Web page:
Waste generation and treatment problems continue to grow causing serious consequences for public health and nature. As the landfill's waste decomposes, it creates greenhouse gases comprised of about 50-60% methane, 40-50% carbon dioxide, and smog-related air toxins, which are recognized as being carcinogenic and causing other health hazards.

Air Pollution
Greenhouse gases are rightly of great concern to the public as well as to environmentalists, scientists, and politicians. The reduction of greenhouse gases is an area at which plasma gasification technology facilities excel by cleanly generating electricity and removing landfill gasses such as methane.

In contrast, plasma gasification will allow existing landfills to be used more efficiently and cost-effectively, even allowing them to be mined for energy production and eventually cleaned up for better environmental protection and land recovery. Plasma gasification is ready to commercially convert these increasing waste problems into an economically viable and environmentally friendly local energy source. In addition, plasma gasification will help prevent acid rain, while producing thousands of barrels of new alternative fuels or MegaWatt-hours of electricity. Plasma gasification addresses the need for more fuel while domestic supplies are decreasing, and reduces our reliance on foreign supplies. This process generates the most energy for the amount of waste of any of the waste management technologies, and it does so in an environmentally and socially responsible manner. Plasma gasification can manage hazardous and non-hazardous waste, supporting a wide variety of feedstocks, while being the cleanest waste-to-energy technology available.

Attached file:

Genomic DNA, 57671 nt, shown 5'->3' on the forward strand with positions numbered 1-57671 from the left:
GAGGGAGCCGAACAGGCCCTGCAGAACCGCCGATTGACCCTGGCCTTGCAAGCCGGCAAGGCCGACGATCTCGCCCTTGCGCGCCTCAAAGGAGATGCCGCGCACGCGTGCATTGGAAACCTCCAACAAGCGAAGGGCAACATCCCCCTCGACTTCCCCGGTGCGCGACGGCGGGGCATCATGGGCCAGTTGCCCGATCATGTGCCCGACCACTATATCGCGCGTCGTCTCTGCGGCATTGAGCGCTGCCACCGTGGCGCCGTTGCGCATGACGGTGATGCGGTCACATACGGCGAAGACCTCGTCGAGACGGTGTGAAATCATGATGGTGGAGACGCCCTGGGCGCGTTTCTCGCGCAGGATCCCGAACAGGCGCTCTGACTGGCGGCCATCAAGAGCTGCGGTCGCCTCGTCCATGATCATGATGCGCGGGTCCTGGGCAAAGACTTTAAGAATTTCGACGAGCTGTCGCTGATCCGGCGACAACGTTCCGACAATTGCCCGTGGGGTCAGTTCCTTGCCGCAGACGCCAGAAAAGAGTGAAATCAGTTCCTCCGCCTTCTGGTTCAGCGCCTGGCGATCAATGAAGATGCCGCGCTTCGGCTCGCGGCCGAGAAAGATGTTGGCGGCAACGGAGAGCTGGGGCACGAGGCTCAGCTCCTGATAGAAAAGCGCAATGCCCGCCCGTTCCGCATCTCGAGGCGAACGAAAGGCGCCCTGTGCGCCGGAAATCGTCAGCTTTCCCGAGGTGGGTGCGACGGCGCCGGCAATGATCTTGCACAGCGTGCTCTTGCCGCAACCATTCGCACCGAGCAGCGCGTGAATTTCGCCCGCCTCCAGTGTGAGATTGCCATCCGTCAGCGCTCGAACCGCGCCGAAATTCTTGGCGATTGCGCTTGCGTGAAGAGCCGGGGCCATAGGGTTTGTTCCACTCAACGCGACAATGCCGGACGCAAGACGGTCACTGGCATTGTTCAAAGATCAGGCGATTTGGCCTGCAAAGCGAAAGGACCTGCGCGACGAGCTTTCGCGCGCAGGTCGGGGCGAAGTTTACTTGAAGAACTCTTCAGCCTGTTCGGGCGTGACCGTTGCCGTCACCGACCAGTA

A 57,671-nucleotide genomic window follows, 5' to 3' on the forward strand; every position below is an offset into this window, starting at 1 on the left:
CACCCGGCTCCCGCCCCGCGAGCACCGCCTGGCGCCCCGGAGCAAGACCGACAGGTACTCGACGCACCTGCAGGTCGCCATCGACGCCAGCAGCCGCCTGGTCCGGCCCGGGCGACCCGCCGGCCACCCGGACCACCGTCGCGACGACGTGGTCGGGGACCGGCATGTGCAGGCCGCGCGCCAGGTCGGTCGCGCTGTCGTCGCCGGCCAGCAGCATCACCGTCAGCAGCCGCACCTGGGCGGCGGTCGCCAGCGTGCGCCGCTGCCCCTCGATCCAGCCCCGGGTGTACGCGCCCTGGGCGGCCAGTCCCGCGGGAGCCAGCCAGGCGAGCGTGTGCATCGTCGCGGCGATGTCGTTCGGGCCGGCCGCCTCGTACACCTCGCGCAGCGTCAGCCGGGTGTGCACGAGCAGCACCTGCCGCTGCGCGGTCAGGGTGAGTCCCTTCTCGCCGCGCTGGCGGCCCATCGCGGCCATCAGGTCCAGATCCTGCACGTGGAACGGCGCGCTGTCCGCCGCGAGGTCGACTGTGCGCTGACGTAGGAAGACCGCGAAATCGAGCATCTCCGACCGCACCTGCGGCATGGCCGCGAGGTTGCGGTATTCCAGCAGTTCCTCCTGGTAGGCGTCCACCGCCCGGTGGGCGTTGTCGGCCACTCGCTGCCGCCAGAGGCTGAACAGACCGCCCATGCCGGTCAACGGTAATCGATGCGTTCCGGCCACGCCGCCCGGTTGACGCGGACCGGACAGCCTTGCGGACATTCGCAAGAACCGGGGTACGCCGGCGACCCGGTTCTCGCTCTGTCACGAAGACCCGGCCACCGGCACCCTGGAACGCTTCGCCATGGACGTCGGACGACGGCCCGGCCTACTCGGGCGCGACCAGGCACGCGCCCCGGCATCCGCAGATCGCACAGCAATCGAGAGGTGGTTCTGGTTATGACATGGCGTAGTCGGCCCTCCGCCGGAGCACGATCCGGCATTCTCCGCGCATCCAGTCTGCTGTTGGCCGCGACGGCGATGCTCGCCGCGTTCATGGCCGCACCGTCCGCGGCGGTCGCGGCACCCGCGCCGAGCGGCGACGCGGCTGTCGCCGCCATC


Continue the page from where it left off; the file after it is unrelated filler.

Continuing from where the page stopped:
Trucking Waste

Plasma gasification has the potential to eliminate not only the greenhouse gases produced by landfills, such as methane, but also help eliminate the greenhouse gases associated with the trucks needed to export waste. Where some might see just a problem, we see it as an opportunity to set a new precedent: better recycling, improved recovery and reduced carbon footprint.

We are focused on taking the proper steps in implementing environmentally and economically beneficial waste-to-energy systems. Every day that conventional waste disposal processes and conventional resources are used, the problem worsens. Now is the time to act and utilize sustainable innovative technologies to work with the planet as opposed to against it, to preserve the land, and to project humanity forward into a new era of responsibility in order to sustain the quality of life for all living things.

When a municipality implements plasma gasification technology to address its waste and energy problems, it establishes itself as a leader in waste management solutions, environmental initiatives, and energy independence.

"We abuse land because we regard it as a commodity belonging to us. When we see land as a community to which we belong, we may begin to use it with love and respect."

- Aldo Leopold